SUPERHOT is a rare, one-of-a-kind game that’s executed to near perfection. It’s built around the simple premise that time only moves when the player does, a mechanic that makes every action thoroughly considered and every victory bloody ravishable.
I must not reveal too much, for you are not yet ready to know the nature of the system. Who am I to disobey?
It’s incredibly satisfying to pull these feats off. In simpler terms - the game's fucking badass!
Just be aware that you’re in for a trippy treat. Whilst the story will continue to hold untold mysteries, the gameplay is placed front and centre and that’s an area we’re more than happy to delve further into.
Equal parts puzzler, first person shooter, addictive arcade perfectionism and condensed awesome, SUPERHOT plays slowly and tactically moment-to-moment. Despite a methodical pace, movement - and with it the progression of time - is a necessity that makes decision making akin to spinning plates. You need to move to have your projectiles travel, to reload your gun, and obviously to position yourself; meanwhile, enemies are progressing in the same way. This means that if you aren't acutely aware of your surroundings - you elect to fire a shot instead of dodging the bullet encroaching from a blind spot, for example - you will suffer consequence in death and have to restart a short way back. Lost progress is never significant enough to frustrate, and you’re instantly back into the action, making for that moreish “one more go” mentality.
With progression, the difficulty is ramped-up as more Red Dudes, less cover and a range of new weapons are introduced. Each weapon behaves differently, requiring a specific tactic to be employed both in eliminating those pointing the business end at you and in wielding it yourself. Ammunition is quick to run dry and most melee weapons break, meaning it pays to diversify and be able to switch on a whim. A body swapping mechanic is also introduced relatively late into the game, which helps with escaping a pinch and erecting creative kill opportunities.
Now the reason we adore SUPERHOT quite so much, is that when these elements come together, they provide an ultimate power fantasy. When you play SUPERHOT, you are Neo from the Matrix. In what other game can you routinely throw your empty pistol at an enemy’s face, catch the airborne firearm they lost in the scuffle and use it to finish them off? That isn’t enough to convince you? How about slicing a bullet out of the air with a katana? Realising a bullet’s about to hit you and switching to the offending sender so that they end up killing themselves? Jumping over a moving car to effortlessly land and punch a guy’s head off? We thought so. It’s incredibly satisfying to pull these feats off. In simpler terms - the game’s fucking badass!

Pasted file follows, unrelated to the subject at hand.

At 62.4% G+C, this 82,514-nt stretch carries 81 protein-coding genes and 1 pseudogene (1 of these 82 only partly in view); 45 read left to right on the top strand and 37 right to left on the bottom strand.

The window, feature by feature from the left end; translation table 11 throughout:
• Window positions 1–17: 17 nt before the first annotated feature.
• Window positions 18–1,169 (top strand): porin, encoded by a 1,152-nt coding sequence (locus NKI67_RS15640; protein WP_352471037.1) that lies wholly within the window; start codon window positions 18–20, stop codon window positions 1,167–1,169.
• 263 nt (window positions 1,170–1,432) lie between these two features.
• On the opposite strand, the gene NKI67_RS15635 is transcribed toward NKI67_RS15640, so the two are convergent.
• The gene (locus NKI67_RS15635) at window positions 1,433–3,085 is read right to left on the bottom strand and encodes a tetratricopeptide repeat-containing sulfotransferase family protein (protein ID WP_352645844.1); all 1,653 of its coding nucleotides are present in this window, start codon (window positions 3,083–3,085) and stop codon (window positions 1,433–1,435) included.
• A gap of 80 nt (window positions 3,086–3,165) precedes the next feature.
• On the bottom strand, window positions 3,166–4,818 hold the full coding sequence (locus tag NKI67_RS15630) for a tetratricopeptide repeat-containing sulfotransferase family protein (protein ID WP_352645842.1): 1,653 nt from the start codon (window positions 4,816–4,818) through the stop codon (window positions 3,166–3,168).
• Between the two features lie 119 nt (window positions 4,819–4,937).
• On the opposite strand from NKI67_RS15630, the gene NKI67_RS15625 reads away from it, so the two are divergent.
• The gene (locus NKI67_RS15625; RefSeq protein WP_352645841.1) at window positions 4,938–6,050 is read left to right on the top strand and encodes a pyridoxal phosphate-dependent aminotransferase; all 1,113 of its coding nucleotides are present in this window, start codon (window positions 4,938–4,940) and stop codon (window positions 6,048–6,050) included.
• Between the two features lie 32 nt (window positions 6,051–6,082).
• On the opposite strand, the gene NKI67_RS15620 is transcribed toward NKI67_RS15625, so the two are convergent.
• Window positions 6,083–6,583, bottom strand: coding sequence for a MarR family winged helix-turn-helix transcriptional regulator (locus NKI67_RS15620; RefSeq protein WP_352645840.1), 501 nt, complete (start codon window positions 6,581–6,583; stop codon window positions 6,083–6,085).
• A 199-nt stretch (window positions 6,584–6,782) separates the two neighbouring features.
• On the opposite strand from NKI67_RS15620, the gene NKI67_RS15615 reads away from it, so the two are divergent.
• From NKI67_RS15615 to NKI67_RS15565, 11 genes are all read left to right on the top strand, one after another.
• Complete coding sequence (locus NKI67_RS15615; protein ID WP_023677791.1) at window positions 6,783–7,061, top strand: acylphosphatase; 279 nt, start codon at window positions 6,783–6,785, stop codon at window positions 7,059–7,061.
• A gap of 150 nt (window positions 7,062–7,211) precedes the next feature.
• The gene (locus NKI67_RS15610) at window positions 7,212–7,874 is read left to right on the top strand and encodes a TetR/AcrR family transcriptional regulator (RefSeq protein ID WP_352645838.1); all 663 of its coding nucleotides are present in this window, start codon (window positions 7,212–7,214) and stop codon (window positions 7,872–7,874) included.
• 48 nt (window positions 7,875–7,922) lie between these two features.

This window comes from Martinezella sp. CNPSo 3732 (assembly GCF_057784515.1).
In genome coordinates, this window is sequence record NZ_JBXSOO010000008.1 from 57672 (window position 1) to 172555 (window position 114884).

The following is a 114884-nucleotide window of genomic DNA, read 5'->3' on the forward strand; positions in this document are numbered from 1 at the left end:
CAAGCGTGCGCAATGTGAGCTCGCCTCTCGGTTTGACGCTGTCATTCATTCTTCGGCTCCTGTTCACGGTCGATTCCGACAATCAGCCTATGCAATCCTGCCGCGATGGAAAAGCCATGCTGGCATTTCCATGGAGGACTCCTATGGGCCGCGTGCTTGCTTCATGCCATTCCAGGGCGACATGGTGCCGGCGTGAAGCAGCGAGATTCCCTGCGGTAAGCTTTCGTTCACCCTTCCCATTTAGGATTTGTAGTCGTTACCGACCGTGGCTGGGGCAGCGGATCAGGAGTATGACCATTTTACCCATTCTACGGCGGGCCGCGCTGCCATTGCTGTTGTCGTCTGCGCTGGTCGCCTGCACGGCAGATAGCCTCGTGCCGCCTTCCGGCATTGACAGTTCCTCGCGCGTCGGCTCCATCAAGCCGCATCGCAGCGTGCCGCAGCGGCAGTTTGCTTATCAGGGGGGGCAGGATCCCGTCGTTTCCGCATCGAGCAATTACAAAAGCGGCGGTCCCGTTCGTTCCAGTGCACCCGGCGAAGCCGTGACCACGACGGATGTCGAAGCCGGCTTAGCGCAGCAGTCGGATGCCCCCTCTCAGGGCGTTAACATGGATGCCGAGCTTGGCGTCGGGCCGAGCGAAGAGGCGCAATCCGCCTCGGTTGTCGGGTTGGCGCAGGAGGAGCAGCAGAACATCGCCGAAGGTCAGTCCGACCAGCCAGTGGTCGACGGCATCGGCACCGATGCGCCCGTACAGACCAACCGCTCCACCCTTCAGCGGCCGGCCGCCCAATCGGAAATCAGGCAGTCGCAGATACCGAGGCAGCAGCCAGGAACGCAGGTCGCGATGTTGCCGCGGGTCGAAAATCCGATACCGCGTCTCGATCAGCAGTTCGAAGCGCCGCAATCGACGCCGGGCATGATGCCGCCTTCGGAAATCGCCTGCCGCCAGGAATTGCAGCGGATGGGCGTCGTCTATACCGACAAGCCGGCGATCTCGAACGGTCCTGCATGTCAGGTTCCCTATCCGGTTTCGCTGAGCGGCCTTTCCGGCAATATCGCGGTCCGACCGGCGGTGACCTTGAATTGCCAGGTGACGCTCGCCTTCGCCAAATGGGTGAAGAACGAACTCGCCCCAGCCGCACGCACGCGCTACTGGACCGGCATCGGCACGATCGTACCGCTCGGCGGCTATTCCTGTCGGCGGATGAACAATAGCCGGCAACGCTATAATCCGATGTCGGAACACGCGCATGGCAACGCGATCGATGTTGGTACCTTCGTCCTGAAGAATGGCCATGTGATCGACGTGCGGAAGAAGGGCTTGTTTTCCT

Every enemy shatters as though made of glass, the impressive particle effects viewable at a speed of your choosing as they crumble to the ground. Whilst this rewards each and every kill, a regular-speed replay of your handiwork awaits as reward for clearing a level. They serve to further trumpet the inhuman badassery you just pulled off, and you’ll watch them every time.
SUPERHOT Team have produced an instant indie classic.
Whilst the main story is quite short at around 2 - 3 hours from start to finish, the bulk of the game is unlocked thereafter with challenges, endless survival mode and speedruns becoming available. Add to this another playthrough to uncover all of the hidden secrets, as well as tons of micro-features for you to fiddle with on the main menu, and there’s a lot of content here. For those that lament the campaign’s length regardless, know that this structure is contextualised, but when the gameplay loop is the main hook, we see no problem at all.
The added modes do unfortunately make use of the same levels, which can lead to them feeling somewhat repetitive, whilst online leaderboard functionality would have encouraged replayability through competition. We may be committing a cardinal sin by all but revealing the score early, but in the absence of these small foibles, for us, SUPERHOT would be a faultless 10/10 game.
Through a simple aesthetic that’s clean, bright and beautiful, along with truly unique and superlative gameplay, SUPERHOT Team have produced an instant indie classic. If the game sounds remotely interesting to you - which it should if you like fun - do the industry a favour and pick it up. We need to support this kind of creativity.